“They are engaged by the process and the identity the coach wants to build for the team,” Cachada said.
“We bring them different things and a pathway for them to follow. That engages the players.
“We try to make the training sessions with context and knowledge, to make them part of the process.
“When you make them part of the process and the experienced players contribute their opinion, the manager likes that, and it makes the players more engaged.”
Working with the defenders, Cachada has a better insight than most into what new signing Nathan Collins can bring to Wolves.
The centre-back only signed seven days ago but shows promise. One of the first things technical director Scott Sellars said publicly about Collins is that his attitude is spot on – and without being prompted, Cachada made the same assessment.
“First of all, he’s a humble kid,” he added. “It’s not difficult for him to settle in this group because it’s amazing, a top group. For him to settle here is not a surprise and he’s settled quite well.
“He’s got to know each player and tried to fit in. With time he will fit well. Lets progress and build a unit. From there we’ll find his role and his voice. It’s a good thing.
“He’s shy outside of the pitch. When the ball starts rolling he becomes his character and finds his voice.
“Step by step he’ll talk a bit more and he’ll be fine.
“He has that (leadership qualities). He’s started slowly because he wants to know his team-mates, but with time he will become more open and his character will come through.”
Alongside Collins, Wolves have also welcomed in several young players for the pre-season camp. “For the young players I think it’s the best thing,” Cachada said.
“Come here, show themselves to the manager and they can be a surprise. The manager can think of them in the future or in the short-term.
“They just need to take the opportunity and wait for their chance to show the manager they are available to play for the first team.”
Among them is Dexter Lembikisa who has shone for the under-23s.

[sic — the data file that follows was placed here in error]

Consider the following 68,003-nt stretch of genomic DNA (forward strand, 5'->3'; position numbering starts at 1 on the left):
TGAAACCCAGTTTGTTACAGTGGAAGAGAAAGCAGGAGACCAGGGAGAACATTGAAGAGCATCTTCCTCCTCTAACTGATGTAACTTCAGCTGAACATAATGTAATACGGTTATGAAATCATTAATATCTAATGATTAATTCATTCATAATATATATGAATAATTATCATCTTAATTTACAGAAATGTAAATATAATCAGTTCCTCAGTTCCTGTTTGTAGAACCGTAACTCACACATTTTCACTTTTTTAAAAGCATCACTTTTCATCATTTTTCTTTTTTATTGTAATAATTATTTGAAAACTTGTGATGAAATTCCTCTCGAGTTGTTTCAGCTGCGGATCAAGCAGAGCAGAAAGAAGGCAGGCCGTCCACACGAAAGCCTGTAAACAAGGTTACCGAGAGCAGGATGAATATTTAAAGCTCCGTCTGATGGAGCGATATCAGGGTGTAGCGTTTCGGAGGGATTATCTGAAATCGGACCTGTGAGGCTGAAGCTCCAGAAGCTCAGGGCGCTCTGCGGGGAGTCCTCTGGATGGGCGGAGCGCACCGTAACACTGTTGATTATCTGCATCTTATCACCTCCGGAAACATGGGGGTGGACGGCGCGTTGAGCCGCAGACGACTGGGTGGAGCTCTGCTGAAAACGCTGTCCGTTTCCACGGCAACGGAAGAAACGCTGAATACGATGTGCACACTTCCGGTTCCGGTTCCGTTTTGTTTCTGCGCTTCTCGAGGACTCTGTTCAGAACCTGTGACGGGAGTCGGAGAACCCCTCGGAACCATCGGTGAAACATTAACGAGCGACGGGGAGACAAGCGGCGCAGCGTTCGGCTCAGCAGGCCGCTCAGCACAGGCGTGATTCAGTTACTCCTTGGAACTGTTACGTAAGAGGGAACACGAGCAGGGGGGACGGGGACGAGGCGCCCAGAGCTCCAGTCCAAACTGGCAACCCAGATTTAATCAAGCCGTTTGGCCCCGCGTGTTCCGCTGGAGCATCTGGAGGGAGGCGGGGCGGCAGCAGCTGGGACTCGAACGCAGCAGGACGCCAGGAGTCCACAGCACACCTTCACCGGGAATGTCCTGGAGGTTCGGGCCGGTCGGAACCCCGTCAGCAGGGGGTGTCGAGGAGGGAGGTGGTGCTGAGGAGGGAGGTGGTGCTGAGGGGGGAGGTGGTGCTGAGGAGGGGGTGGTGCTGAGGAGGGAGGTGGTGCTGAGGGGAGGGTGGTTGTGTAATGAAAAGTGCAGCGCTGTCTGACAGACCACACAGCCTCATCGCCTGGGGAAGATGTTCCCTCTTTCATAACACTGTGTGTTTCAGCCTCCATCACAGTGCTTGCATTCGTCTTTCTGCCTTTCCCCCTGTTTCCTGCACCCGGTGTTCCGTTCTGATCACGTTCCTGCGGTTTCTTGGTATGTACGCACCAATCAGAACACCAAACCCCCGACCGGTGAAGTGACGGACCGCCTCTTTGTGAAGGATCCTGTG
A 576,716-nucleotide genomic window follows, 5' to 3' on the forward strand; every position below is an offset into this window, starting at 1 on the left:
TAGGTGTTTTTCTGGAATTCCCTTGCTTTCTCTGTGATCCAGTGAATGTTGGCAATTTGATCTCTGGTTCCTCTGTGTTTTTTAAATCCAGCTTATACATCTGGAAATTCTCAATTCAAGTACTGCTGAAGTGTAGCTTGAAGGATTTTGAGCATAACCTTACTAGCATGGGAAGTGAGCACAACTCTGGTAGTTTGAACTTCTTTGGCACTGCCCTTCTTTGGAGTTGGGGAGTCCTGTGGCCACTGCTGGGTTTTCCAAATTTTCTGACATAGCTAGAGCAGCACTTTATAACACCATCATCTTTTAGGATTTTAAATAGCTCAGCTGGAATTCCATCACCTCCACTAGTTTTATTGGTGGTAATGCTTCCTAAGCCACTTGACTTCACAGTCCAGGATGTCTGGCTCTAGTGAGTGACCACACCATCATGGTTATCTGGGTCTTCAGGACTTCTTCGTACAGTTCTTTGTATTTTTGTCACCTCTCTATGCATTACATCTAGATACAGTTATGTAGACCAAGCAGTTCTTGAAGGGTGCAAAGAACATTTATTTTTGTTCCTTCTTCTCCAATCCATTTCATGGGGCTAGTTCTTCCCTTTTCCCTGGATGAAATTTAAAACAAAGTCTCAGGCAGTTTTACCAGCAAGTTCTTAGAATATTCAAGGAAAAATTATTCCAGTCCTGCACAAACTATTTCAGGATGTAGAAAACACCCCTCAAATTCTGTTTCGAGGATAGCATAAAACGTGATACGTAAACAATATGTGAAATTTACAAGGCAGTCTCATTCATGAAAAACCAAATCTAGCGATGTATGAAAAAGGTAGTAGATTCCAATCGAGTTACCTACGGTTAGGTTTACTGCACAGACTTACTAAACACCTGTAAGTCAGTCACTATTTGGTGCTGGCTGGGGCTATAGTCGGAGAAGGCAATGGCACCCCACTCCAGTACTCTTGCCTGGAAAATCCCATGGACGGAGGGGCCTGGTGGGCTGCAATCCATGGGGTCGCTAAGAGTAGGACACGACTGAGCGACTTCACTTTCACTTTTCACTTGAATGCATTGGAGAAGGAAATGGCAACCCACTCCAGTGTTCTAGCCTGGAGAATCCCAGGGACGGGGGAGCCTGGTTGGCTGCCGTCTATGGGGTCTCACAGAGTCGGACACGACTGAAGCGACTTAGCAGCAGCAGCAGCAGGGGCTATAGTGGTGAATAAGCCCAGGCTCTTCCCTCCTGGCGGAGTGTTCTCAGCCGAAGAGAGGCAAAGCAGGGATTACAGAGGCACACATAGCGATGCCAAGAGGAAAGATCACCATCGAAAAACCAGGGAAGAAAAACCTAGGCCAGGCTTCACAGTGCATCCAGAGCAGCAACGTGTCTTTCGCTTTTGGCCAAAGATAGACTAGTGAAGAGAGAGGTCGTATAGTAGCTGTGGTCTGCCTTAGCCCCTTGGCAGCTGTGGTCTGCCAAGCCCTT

The right-wing-back is quick, has an excellent touch and delivers a superb cross – and he showed all these attributes when we were invited to watch training.
The 18-year-old was an unused substitute in the FA Cup win over Sheffield United last season and has made an impression on the coaching staff.
“He’s a really good player,” Cachada said.
“He needs to improve his knowledge and physicality of course, to get used to this kind of environment, but for the future I think he’s a player that the club needs to protect and build up to play for the first team.
“The opportunity comes when you don’t expect it and you have to be ready for it.
“Sometimes that’s the luck, just pick the right time and opportunity and be ready for it.
“Dexter was on the bench, imagine if someone gets injured, if he has a good game he starts to impress and then more chances come.”
Leading this team, of course, is Lage. He fronts them up, speaks to the media every week and has to deal with the pressure of being head coach.
However, the work of his coaching staff is integral to his success.
Cachada said: “He’s a top manager. It’s not because I work with him, I’ve said that before.
“He works with us and gives us freedom to give our own opinion.
“He makes us feel part of the process and it’s the best thing you can have when you work with someone.
“To see his knowledge every day is one of the best things for us, as assistants, and also for the players.
“The players have their opinions and he likes to listen. He likes them to be part of the process.”
Finishing this long interview, talk turned to overcoming the disappointing end to last season as they prepare for the new campaign.
Silva, however, had a different and more optimistic view of 2021/22, while insisting the team are dedicated to improving on last term.
“I don’t think it was a disappointing (end to the season),” Silva said.
“We had several issues and we struggled, but fought. We had struggles that didn’t allow us to achieve what we wanted.
“But of course there’s always space to grow and with the squad we already know the players that can come and give us something more.
“We always expect, with our work, to achieve better things and we’re going to fight for it.”